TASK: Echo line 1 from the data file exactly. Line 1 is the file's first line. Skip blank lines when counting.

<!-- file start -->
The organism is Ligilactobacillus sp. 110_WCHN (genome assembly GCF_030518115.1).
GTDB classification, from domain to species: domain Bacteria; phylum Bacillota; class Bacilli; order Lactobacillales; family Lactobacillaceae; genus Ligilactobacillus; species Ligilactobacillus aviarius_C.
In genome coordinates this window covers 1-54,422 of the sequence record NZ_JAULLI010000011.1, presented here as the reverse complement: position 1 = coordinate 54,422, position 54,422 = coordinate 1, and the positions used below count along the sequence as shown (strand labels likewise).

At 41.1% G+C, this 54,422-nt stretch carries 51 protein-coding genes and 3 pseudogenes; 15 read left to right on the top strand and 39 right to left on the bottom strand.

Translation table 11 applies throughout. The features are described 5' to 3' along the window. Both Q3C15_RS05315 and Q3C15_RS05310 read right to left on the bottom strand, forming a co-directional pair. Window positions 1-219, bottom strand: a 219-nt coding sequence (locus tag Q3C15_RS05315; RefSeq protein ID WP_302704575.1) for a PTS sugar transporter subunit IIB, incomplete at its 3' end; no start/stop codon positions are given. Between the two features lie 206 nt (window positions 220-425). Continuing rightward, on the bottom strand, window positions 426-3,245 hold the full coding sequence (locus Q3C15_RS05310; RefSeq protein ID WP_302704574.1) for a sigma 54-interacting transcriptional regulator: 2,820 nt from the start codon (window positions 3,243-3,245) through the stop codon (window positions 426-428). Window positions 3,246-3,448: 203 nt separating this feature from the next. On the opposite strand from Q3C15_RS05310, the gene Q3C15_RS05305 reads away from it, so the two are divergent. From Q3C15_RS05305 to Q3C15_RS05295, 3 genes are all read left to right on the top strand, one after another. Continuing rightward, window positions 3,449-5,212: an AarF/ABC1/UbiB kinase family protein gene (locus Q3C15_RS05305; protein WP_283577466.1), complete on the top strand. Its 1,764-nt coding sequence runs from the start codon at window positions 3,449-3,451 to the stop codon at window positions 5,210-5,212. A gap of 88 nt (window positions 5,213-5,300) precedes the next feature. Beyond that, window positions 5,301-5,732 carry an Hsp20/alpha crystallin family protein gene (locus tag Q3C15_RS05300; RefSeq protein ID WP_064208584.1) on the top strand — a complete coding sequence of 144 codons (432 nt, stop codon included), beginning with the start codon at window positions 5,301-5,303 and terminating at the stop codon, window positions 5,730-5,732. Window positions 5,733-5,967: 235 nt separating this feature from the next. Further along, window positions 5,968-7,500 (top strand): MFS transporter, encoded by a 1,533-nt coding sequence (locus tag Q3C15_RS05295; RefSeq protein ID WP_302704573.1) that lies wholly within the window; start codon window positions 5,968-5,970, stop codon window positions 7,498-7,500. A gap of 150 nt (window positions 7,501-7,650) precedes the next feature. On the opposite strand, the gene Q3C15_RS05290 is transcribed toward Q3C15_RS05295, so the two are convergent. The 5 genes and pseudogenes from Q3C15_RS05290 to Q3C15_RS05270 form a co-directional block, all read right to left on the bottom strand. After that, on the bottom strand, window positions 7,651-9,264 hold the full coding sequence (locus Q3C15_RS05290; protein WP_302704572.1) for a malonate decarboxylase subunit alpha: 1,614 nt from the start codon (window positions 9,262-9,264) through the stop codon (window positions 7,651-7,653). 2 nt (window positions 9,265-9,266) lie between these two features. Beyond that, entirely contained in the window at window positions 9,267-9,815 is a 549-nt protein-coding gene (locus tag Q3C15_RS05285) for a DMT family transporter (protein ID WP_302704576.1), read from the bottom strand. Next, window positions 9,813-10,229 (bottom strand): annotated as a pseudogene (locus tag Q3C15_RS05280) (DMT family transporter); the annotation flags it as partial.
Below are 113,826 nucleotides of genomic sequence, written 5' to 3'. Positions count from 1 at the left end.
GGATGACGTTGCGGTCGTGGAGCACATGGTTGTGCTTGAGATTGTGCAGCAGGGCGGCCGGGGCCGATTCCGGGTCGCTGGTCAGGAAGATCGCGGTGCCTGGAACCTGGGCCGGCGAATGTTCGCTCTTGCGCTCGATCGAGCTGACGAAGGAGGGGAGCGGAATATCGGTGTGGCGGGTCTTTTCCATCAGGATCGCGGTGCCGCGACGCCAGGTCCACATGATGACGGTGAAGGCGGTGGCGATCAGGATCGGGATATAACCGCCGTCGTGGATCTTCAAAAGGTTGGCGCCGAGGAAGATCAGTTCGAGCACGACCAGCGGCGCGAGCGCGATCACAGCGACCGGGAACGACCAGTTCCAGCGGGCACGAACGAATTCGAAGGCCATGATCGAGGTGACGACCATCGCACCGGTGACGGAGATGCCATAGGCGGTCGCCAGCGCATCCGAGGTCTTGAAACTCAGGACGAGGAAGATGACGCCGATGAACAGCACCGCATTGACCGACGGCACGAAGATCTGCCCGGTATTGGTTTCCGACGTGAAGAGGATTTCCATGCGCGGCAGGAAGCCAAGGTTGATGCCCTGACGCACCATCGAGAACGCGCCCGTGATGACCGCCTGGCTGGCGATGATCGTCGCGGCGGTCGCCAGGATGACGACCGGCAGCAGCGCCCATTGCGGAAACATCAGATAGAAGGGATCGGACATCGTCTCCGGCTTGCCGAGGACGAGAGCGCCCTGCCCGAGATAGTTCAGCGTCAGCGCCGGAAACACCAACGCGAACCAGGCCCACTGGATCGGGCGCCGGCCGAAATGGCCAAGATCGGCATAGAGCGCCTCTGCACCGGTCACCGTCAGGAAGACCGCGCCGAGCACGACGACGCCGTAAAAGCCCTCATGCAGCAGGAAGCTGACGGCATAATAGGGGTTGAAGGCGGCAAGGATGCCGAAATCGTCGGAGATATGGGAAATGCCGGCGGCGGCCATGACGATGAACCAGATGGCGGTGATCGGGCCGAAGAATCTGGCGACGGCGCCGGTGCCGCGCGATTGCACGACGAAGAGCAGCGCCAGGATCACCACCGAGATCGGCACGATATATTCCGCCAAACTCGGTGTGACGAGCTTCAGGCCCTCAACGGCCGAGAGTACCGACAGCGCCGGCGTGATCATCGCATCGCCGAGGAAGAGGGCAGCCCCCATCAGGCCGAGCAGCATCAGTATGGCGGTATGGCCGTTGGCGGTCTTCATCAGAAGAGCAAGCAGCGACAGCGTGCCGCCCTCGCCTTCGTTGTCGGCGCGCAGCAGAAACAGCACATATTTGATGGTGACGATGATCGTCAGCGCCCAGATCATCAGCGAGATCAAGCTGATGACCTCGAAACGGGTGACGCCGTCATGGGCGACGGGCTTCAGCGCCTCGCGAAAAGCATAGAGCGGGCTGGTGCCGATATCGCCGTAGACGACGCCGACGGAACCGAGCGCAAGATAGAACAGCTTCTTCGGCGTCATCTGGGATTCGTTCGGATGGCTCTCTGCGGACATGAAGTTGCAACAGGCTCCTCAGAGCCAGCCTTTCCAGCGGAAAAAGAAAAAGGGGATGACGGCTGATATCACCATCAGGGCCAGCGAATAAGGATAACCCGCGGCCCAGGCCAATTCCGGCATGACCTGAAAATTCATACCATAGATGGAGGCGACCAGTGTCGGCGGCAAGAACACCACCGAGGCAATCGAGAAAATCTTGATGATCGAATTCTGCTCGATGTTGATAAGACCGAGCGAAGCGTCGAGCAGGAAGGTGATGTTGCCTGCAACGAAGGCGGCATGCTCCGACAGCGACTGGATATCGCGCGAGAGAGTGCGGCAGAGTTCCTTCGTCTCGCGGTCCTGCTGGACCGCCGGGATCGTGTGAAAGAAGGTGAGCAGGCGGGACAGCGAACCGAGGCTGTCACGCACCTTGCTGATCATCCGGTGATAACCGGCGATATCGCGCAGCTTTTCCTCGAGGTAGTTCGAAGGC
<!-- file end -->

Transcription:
The organism is Ligilactobacillus sp. 110_WCHN (genome assembly GCF_030518115.1).